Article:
The Wilderness Road

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The Wilderness Road was a major route of travel for American settlers heading west for several decades in the late 18th and early 19th Centuries.

The Wilderness Road began at the (inland) settlement of Roanoke in Virginia and stretched through the famous Cumberland Gap through the Appalachian Mountains into what is now Lexington, Ky.

Cumberland Gap

One of only three passes through the imposing Appalachian chain, the Cumberland Gap was the product of natural forces during a period of centuries and was used by animals and Native Americans, Cherokee and Shawnee among them, long before English settlers arrived. Native Americans referred to the pathway through the mountains as Athowominee, one English translation of which is "Path of the Armed Ones." As more and more people from England settled in to the North American colonies, they sought more and more opportunities to seek out new lands; in most cases, this meant heading west.

Thomas Walker

Leading the first known explorers from what is now the United States through the Cumberland Gap was Dr. Thomas Walker a physician who had a knack for finding his way in the wild. Walker had heard stories of the Gap from Native Americans who lived nearby. Walker's party went through the Gap in 1750.

The Cumberland Gap was not much more than a footpath when Walker's party went through it. The V-shaped Gap was certainly not fit for travel by goods-laden wagons.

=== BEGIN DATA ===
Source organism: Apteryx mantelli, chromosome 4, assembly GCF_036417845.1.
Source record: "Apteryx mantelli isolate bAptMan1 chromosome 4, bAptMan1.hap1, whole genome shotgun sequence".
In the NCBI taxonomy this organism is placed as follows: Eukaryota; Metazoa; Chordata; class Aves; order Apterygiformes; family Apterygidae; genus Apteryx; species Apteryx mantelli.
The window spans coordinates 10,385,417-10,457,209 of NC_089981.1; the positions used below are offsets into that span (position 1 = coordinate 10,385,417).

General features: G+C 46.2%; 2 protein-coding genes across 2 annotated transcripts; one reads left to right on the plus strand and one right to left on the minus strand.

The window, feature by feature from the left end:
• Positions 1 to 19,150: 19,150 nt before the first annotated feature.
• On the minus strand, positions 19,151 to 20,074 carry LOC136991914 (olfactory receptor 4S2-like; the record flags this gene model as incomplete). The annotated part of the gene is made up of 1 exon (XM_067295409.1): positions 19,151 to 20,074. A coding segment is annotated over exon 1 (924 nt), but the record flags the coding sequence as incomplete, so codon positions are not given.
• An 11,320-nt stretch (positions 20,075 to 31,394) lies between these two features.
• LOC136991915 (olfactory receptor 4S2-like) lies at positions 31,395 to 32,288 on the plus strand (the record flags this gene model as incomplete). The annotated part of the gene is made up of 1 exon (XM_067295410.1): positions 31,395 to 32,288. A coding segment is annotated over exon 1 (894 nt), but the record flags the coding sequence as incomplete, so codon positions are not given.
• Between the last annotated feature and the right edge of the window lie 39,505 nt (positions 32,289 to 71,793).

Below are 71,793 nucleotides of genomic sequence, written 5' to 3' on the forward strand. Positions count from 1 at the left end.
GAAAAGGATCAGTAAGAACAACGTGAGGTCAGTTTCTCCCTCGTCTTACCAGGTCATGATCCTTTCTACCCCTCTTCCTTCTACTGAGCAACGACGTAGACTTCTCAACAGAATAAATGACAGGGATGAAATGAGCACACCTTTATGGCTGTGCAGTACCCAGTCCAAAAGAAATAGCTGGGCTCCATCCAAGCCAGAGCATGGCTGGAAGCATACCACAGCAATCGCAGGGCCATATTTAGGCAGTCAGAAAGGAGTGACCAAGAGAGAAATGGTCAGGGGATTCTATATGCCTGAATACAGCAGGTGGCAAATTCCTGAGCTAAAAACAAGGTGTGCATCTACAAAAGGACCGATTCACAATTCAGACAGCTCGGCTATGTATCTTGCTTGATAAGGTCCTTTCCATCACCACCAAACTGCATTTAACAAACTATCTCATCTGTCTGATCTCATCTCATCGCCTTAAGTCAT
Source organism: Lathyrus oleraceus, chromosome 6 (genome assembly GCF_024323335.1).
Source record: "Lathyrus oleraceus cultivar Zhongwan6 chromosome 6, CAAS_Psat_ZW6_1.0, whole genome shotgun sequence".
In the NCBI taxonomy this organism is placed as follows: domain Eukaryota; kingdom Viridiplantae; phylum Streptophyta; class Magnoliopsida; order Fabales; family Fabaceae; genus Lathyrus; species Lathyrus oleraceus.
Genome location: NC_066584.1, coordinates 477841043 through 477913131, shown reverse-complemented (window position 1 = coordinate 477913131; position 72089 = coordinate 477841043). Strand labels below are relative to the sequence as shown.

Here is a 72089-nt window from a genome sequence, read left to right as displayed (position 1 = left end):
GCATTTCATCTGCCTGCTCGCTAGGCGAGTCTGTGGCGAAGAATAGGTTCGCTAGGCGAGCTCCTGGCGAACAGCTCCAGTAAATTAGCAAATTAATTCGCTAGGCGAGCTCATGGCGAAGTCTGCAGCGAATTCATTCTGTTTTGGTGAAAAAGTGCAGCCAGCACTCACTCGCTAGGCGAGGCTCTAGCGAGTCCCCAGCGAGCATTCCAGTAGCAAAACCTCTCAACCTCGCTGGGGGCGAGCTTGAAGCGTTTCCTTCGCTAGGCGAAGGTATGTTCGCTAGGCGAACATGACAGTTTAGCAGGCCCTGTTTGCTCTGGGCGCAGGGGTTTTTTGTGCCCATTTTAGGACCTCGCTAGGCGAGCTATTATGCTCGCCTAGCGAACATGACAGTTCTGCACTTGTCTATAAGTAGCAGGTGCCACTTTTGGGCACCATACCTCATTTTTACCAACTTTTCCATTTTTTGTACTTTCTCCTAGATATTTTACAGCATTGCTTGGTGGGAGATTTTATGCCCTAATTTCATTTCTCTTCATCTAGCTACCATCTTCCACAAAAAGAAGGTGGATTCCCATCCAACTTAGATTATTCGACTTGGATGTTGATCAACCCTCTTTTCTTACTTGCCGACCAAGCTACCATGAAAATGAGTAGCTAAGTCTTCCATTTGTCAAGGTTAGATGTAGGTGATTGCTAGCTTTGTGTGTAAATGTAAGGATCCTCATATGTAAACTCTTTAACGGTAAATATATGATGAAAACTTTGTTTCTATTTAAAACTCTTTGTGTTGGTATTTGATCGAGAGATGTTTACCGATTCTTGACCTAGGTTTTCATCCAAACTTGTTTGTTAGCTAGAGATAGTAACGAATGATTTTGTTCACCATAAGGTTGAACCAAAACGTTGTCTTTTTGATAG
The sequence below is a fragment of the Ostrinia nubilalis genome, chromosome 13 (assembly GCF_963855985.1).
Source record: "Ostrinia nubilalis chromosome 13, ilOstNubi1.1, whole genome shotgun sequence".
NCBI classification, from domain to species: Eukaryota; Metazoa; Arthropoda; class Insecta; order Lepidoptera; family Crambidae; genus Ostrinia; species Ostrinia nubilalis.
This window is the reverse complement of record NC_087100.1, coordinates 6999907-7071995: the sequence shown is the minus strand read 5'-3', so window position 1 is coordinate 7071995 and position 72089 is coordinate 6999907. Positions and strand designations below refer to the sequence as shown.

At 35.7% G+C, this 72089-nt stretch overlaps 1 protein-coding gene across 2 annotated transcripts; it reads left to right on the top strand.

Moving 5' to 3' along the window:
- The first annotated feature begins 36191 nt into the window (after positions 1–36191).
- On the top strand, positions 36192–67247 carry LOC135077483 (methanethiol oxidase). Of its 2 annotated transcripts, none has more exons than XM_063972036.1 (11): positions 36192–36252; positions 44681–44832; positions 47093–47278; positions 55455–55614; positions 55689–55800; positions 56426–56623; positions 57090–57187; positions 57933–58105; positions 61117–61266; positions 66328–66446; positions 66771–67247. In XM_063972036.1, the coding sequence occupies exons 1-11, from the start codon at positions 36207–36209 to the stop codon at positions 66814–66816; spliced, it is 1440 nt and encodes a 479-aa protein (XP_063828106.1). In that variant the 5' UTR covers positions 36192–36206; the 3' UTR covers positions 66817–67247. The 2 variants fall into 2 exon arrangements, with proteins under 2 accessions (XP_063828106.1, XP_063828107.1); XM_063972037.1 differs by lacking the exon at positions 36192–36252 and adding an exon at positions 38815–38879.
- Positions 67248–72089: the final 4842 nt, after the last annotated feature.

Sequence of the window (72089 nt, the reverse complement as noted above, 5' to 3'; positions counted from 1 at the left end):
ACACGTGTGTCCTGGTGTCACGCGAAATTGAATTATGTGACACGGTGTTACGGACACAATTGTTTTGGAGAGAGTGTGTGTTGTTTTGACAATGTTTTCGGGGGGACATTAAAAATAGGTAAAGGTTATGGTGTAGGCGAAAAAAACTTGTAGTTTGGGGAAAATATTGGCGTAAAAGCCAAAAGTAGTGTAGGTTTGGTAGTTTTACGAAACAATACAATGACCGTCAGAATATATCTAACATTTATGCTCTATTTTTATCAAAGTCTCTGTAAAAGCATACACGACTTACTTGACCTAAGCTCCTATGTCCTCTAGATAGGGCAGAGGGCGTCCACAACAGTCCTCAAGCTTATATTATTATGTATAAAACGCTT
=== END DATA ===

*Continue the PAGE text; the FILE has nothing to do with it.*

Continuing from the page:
Daniel Boone through the Cumberland Gap

In 1775, the famed explorer Daniel Boone, who had first gone through the area six years earlier, led a party of woodsmen through the Gap, blazing what came to be called Boone's Road. They were in the employ of the Transylvania Company. Boone and his party of 30 ax-wielding trailblazers left what is now Kingsport, Tenn., on March 10. They went through Moccasin Gap in the Clinch Mountains, crossed the Clinch River and Wilderness Road Big Moccasin GapPowell Mountain, and stopped at Martin's Station, a settlement that Joseph Martin had founded in 1769 but had abandoned after an attack by Native Americans. Boone and his party were set on by hostile Native Americans as well, and some of Boone's men died in the attack. The survivors pressed on, navigated the Cumberland Gap, and then arrived in what is now Kentucky, a few weeks after they set out. Boone and his men established a settlement, later named Boonesborough.

Wilderness Road map

Travel to Kentucky and the Ohio Valley greatly increased. From 1775 to 1810, more than 200,000 people traversed the Wilderness Road. Once Kentucky became a statein 1792, improvements to the Wilderness Road included widening it so that wagons could travel through. The Road became a toll venture as well.

Wilderness Road travel

Once it was possible to drive wagons through the Gap, enterprising merchants loaded up wagons full of goods west, to facilitate commerce on the other side. Going the other way were settlers from Kentucky, driving cattle and horses back east for sale.

The advent of the National Road in the 1830s made the Wilderness Road less of a first choice for settlers heading west. As well, the construction of the Erie Canal had given merchants another avenue for shipping goods to and from the Ohio Valley. The Wilderness Road was largely abandoned by 1850. Interest in the Road–the Cumberland Gap in particular, peaked again during the Civil War, as Union and Confederate troops seized the Gap in turn; the Union occupation in 1863 was the last of the war.

Replacing the Wilderness Road in 1926 was the Dixie Highway, also known as U.S. Route 25.

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David White